Teaching (Part 3)

Casket Empty   •  Sermon  •  Submitted   •  Presented   •  1:12:31
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This is our 3rd week in the teaching portion of our EMPTY acronym, our flyover of the New Testament. It’s a 40,000 foot flyover, but its giving us a sense of the overarching message of redemption and seeing the connections of the New Testament back to the Old, and the flow of the story from Genesis on.
So, as we’ve done each week I want to give you our pre-flight instructions:
Don’t get frustrated by the pace.
Try and see the connections.
Enjoy your flight.
We’re in the T of our acronym EMPTY
E - Expectations - 430BC - 6BC
M - Messiah - 6BC-AD33
P - Pentecost - AD 33-65
T - Teaching
Y - Yet to come.
And I want to remind you of the dates involved here:
Expectations was basically 430BC - 6BC
Messiah is the period of Jesus 6BC - AD 33
Pentecost is AD 33- c. 65, and is the story we see told in the book of Acts as the church expands.
Teaching overlaps with Pentecost and goes forward towards the end of the first century as the church expands; we’re looking at the teaching of the early church from AD 33 - c. 95
Yet to come will be the years AD95 - the return of Christ.
For the last couple of weeks, we’ve been flying over 7 books at a time as we look the 21 letters that make up the bulk of our New Testament.

Teaching (Part 3)

Today we’re going to fly over 1-2 Peter, Hebrews, Jude, and 1-3 John. You’ll note that these are not in the order that they appear in our New Testaments, and we talked about the order of the books a couple of weeks ago.
As we dive into this, we have to have some historical context as to where we are. You may remember that we left Paul in Rome, he’s under arrest at this time.
During this early time of history “Christian teaching provokes persecution from two very different directions. On the one side, many religious Jews take offense at the cross and despise the inclusion of the nations. On the other side, many idolatrous pagans scorn the cross and refuse to glorify the God of Israel. The Christian community stands in the midst of these worlds with the teaching of Christ. God’s people proclaim his death and resurrection according to the Scriptures. They offer forgiveness of sins for all who believe in his name. They invite all nations into the people of God as co-heirs with Christ. Christian teaching thus confronts both religious nationalism and Roman imperialism with the Lordship of Christ over all the earth.”
Palmer, David. Casket Empty: God's Plan of Redemption through History: New Testament Study Guide (p. 263). Casket Empty Media LLC. Kindle Edition.

James, brother of Jesus.

In AD 62, James the brother of Jesus, is arrested and brought before the people gathering for the Feast of Passover. He is commanded to rebuke those in Israel who openly confess Jesus is the Messiah. He goes directly against their command and boldly testifies that Jesus is the promised Messiah that Israel was expecting, and that he is seated at the right hand of God and will come again in glory. Not what they expected. So what do they do?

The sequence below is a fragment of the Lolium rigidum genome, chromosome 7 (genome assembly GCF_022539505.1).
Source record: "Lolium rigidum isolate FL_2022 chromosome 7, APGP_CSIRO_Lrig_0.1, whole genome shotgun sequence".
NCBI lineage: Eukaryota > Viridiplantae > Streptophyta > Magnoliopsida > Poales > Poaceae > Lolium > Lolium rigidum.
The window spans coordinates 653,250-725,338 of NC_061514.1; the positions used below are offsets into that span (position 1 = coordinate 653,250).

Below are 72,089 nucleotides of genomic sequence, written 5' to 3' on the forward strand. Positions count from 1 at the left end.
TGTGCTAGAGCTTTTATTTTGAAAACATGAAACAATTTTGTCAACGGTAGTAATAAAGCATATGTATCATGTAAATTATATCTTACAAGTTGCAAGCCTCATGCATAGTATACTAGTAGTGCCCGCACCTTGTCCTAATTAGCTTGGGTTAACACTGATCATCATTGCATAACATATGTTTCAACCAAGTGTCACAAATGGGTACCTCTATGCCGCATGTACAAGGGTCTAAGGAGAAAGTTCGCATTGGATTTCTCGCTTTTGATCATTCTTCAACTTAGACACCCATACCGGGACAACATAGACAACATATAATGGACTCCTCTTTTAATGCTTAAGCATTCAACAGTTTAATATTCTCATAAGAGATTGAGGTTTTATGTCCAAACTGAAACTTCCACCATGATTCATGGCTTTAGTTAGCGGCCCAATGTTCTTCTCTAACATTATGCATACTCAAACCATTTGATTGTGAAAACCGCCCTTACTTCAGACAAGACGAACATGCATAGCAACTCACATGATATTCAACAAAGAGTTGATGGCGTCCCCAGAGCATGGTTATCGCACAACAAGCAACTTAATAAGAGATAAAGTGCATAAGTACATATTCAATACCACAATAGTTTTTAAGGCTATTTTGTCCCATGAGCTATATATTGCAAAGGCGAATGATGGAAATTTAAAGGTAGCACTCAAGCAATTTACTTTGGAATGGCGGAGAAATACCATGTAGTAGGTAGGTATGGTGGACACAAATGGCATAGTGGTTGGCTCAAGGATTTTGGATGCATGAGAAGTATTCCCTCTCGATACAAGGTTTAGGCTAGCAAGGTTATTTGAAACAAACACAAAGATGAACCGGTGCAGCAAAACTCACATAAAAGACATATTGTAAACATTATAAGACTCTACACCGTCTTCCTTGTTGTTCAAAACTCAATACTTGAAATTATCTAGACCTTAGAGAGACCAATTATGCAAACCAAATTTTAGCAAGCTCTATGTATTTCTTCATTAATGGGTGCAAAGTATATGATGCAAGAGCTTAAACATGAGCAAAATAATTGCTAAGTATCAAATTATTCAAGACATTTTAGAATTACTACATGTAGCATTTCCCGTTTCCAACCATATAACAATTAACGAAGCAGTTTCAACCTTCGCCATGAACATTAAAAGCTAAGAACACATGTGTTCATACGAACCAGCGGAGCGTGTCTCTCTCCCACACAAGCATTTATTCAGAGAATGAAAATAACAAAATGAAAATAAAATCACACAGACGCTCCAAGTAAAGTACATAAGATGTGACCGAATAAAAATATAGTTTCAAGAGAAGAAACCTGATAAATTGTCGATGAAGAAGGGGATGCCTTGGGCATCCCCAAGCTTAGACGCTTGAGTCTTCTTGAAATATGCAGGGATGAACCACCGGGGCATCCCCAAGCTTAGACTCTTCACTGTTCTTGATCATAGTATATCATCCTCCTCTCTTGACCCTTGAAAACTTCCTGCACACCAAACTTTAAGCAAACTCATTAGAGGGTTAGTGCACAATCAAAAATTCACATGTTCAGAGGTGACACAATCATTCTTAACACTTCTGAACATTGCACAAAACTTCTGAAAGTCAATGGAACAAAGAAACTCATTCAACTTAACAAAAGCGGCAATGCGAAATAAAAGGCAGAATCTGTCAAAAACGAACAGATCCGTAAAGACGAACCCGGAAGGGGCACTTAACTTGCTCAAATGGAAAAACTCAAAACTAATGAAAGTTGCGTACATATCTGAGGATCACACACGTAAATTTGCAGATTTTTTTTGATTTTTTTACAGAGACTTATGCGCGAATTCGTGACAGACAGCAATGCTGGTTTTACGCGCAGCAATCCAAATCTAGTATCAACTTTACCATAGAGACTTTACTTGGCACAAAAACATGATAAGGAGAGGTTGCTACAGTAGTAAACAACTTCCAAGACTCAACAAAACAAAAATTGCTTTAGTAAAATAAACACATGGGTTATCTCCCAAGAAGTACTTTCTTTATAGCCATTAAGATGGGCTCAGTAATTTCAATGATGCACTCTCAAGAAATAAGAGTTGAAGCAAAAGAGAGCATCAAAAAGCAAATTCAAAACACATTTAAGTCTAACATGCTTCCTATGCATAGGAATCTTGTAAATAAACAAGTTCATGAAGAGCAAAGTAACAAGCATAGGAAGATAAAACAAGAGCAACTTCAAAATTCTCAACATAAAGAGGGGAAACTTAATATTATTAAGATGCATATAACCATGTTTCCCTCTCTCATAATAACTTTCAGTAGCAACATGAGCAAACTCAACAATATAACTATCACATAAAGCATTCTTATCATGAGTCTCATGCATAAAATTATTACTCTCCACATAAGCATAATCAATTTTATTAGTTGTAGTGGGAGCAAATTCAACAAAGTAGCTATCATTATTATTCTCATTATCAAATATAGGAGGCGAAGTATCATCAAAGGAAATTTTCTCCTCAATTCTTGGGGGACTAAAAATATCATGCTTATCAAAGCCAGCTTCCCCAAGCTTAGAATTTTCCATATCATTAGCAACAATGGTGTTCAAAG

The loving thing of course - Please note the sarcasm.
No, they don’t do the loving thing, his accusers begin to stone him to death. It’s during the stoning he follows the example of Christ and prays for them, “Father, forgive them, for they know not what they do.”
You also have persecution coming from Imperial Rome, where Paul is imprisoned.

Meanwhile, in Rome…AD 64

In AD 64 there is a great fire in Rome that devastates three central districts. You’ve perhaps heard the phrase “Nero played the fiddle while Rome burned,” well fiddles hadn’t been invented yet, but Rome did burn. Rumors circulate and Nero is quick to blame it on Christians. He orders them to be burned alive as human torches to illuminate his evening parties at the palace.
Remember, this is the man that Paul has made his appeal to and is now awaiting trial. The manner of these deaths does garner some compassion, yet Roman writers continued to fuel the persecution with popular slander accusing Christians of atheism, cannibalism, and incest. Atheism because they did not honor the traditional gos or deified emperors; cannibalism upon hearing that they “eat the body and drink the blood of their god;” and incest because of what the writers refer to as “love feasts” because everyone is called “brother” and “sister.”
Peter has also joined Paul in Rome about this time.

1-2 Peter

As we begin to look at these general epistles in our 40,000 foot flyover we come to Peter’s letters to the church. He’s writing these during this great time of persecution near the end of his life. His first letter is addressed to those believers scatters through the five provinces of Pontus, Galatia, Cappadocia, Asia and Bithynia. If we look at our timeline these are provinces that encompass the northern and western parts of modern day Turkey. The letters are sent from Babylon which is a veiled reference to Rome.